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Texas "sanctuary cities" law set to go into effect Friday unless court blocks it

A decision on whether Texas' state-based immigration enforcement, Senate Bill 4, will be put on hold could come later this week. But even if it's temporarily halted, the matter is far from over.

On the last day of the 85th legislative session, protesters opposed to Senate Bill 4 — the "sanctuary cities" law — fill up the rotunda of the state Capitol in Austin on May 29, 2017.

By Friday, Senate Bill 4, a state immigration-enforcement law that would outlaw "sanctuary" jurisdictions in Texas, will either go into effect or have been blocked by a federal district judge. But advocates on both sides are bracing for the court fight to potentially linger for years.

The law would forbid police chiefs, sheriffs, constables and other jail administrators from preventing an officer to ask about a person’s immigration status during an arrest or lawful detention, or from sharing that information with federal officials.

It would also require that jail officials honor all requests from Immigration and Customs Enforcement officials to hold an inmate for possible deportation. It doesn’t apply to public or charter schools or hospital districts but does pertain to public colleges and universities. Gov. Greg Abbott signed the law in May, and it is scheduled to go into effect Friday.

But opponents of the measure, including the cities of Houston, Austin, San Antonio and El Cenizo, as well as Maverick and El Paso counties, have argued the law violates several provisions of the U.S. Constitution and filed a lawsuit against Abbott and Attorney General Ken Paxton in San Antonio in hopes of blocking it. They are asking U.S. District Judge Orlando Garcia to temporarily halt the bill while the debate over its constitutionality plays out in full.

If Garcia declines to make a ruling, the law will go into effect. But even if he agrees with SB 4’s opponents, the litigation is expected to drag on, said Shannon Edmonds, the director of governmental relations for the Texas District and County Attorneys Association.

“In the past, there have been times the legislature has enacted a statute and the courts have stayed implementation of that statute while it gets litigated. That’s not unheard of,” he said. “[But] I can see this being litigated all the way up to the United States Supreme Court, and that is something that doesn’t always happen.”

Lawyers for the state of Texas and the U.S. Justice Department told Garcia in June that the constitutionality of state-based immigration enforcement has already been settled. That happened, they argued, when the high court ruled in 2012 to let part of Arizona’s controversial Senate bill 1070 stand, including the part that allows officers to ask a person’s immigration status if they have a reasonable suspicion to believe the person was in the country illegally.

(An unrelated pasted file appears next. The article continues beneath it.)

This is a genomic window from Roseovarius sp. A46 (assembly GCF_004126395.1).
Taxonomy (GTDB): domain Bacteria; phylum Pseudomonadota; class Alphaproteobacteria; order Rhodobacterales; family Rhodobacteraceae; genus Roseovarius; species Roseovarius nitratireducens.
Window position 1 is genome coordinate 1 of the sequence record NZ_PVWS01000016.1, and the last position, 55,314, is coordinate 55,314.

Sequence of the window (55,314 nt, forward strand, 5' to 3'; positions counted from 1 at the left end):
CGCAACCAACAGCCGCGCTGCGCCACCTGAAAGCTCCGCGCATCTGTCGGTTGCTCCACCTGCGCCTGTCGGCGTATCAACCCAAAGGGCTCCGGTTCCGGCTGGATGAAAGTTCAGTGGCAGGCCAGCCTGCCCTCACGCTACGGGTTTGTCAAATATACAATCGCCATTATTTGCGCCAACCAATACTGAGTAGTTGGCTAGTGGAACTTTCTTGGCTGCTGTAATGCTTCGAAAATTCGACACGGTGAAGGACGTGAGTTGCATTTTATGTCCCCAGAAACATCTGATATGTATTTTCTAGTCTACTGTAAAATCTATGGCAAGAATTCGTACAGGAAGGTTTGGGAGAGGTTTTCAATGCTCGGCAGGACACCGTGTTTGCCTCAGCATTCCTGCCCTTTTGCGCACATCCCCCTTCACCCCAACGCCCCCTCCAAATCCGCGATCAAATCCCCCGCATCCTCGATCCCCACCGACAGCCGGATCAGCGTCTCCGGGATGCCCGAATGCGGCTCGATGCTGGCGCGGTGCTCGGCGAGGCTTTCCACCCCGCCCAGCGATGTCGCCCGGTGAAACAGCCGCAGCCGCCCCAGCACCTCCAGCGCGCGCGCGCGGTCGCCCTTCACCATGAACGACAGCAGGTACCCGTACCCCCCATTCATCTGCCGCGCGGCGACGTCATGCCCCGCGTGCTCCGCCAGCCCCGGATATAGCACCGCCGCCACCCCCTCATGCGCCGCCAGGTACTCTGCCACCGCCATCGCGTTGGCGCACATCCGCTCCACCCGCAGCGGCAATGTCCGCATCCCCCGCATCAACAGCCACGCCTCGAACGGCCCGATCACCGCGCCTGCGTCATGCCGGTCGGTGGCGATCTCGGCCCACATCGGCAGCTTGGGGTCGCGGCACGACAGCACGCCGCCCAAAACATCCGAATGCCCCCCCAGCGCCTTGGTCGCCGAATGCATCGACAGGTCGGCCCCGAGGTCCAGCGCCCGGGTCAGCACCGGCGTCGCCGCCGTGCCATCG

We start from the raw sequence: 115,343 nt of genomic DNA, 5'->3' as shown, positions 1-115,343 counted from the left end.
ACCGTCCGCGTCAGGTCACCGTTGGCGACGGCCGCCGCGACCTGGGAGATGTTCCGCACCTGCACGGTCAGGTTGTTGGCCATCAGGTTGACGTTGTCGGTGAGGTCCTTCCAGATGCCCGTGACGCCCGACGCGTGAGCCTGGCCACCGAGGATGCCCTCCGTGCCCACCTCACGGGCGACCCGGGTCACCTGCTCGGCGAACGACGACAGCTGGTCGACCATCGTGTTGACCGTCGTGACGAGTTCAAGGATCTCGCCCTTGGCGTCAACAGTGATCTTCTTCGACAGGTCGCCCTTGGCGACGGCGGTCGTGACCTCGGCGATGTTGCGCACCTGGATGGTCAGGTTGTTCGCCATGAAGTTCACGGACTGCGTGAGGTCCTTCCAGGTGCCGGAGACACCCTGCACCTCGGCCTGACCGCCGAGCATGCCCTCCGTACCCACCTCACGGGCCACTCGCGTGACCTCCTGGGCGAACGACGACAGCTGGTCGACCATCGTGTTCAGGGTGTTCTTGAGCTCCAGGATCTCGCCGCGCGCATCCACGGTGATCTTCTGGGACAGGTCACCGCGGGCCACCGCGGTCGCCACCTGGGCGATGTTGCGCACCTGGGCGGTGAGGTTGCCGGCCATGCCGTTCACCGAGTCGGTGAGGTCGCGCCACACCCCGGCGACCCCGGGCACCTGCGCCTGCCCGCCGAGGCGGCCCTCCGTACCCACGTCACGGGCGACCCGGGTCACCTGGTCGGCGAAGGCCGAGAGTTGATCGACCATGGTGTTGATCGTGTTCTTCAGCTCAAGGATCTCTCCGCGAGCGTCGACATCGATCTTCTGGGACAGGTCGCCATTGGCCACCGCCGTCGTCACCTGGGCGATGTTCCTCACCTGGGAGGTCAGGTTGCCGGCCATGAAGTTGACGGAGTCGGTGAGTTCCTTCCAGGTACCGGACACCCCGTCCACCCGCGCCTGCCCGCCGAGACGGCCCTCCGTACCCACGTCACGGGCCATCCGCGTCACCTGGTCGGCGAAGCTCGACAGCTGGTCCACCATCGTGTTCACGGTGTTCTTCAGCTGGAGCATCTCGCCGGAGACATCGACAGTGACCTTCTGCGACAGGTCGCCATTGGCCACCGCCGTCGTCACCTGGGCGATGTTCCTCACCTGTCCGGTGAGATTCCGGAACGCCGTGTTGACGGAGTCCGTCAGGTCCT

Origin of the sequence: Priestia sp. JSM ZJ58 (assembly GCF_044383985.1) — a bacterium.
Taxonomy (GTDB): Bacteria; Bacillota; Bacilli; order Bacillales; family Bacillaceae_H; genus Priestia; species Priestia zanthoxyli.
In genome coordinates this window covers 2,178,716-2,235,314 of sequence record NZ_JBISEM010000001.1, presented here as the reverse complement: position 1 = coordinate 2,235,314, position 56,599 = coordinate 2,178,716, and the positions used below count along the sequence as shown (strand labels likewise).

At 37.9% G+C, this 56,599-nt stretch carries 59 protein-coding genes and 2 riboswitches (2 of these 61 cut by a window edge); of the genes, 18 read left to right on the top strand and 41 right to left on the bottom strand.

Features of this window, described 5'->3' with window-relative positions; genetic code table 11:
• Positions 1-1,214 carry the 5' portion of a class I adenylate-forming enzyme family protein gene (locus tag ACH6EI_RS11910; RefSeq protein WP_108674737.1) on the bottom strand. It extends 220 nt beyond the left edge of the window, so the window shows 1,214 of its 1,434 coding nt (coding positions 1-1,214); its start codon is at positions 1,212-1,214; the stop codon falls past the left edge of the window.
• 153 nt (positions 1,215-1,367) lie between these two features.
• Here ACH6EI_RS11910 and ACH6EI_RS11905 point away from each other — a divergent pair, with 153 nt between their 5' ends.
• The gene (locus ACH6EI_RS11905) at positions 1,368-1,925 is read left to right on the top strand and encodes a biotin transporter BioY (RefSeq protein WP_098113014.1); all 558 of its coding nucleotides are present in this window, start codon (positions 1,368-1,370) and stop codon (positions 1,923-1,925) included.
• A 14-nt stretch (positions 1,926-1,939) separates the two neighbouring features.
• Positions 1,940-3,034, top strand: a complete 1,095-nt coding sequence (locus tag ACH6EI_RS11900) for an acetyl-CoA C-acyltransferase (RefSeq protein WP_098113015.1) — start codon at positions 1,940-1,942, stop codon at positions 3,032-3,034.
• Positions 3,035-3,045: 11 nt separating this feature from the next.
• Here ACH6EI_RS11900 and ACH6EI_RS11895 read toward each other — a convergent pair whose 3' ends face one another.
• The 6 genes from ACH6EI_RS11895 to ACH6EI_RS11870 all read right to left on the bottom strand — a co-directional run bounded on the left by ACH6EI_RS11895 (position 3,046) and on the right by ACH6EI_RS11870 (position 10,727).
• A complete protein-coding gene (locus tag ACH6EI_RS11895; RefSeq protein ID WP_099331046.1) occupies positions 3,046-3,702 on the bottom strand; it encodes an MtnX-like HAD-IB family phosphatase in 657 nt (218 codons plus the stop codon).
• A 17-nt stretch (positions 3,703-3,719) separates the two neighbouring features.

But Lee Gelernt, an attorney with the American Civil Liberties Union representing the city of El Cenizo, said the Arizona statute specified an officer needed reasonable suspicion before making such inquiries, and the Texas law has no such requirement.

Edmonds also said the law is unprecedented as it includes the provision that allows for elected officials or high-ranking law enforcement officials to be charged with a class A misdemeanor and possibly removed from office for not complying with the law.

“Officials can or can’t tell their employees what to do, which is very unusual – we couldn’t really think of anything similar in existing law,” he said.

As the case plays out in Garcia’s courtroom, immigration attorneys say federal enforcement of immigration laws are likely to keep being ramped up while President Donald Trump remains in office.

“Whether SB4 remains in effect or is limited or struck down by a court, the Trump administration has made it clear that enforcement of immigration law will continue to be heavily enforced, whether a person has a criminal record or not,” the office of Houston-based immigration attorney Kathryn Karam posted on its website. “If you are worried about your immigration status or concerned that you might be arrested, it’s important to meet with an experienced immigration lawyer to understand your options.”

Meanwhile, state Republicans have been firing back at what they argue is misinformation about the bill that has only served to strike fear in the hearts of Texans. After the city of San Marcos voted last week to file an amicus brief in support of El Cenizo and the other litigants, state Rep. Jason Isaac, R-Dripping Springs, blasted the move — and how the media has covered it.

“Although this law has been vilified in the media, the facts reveal that SB 4 is a reasonable measure to ensure truly violent criminals are kept off our streets,” he said in a statement.

Democrats are arguing that if it's not blocked, implementation of the law should at least be delayed until Texas is back to some sense of normalcy after a week of being ravaged by Hurricane Harvey. 

“I hope that the U.S. District Court in San Antonio temporarily blocks SB 4’s implementation before Friday. If it does not, I call on our state’s leadership to issue a strong public statement directing local law enforcement to continue prioritizing disaster relief over immigration enforcement," state Rep. Eddie Rodriguez, D-Austin, said in a news release. "People need to hear that they need not fear our first responders. Local law enforcement must not be held responsible for implementing SB 4 while they are busy saving lives. If postponing the law’s implementation saves just one life, it will have been worth it.”

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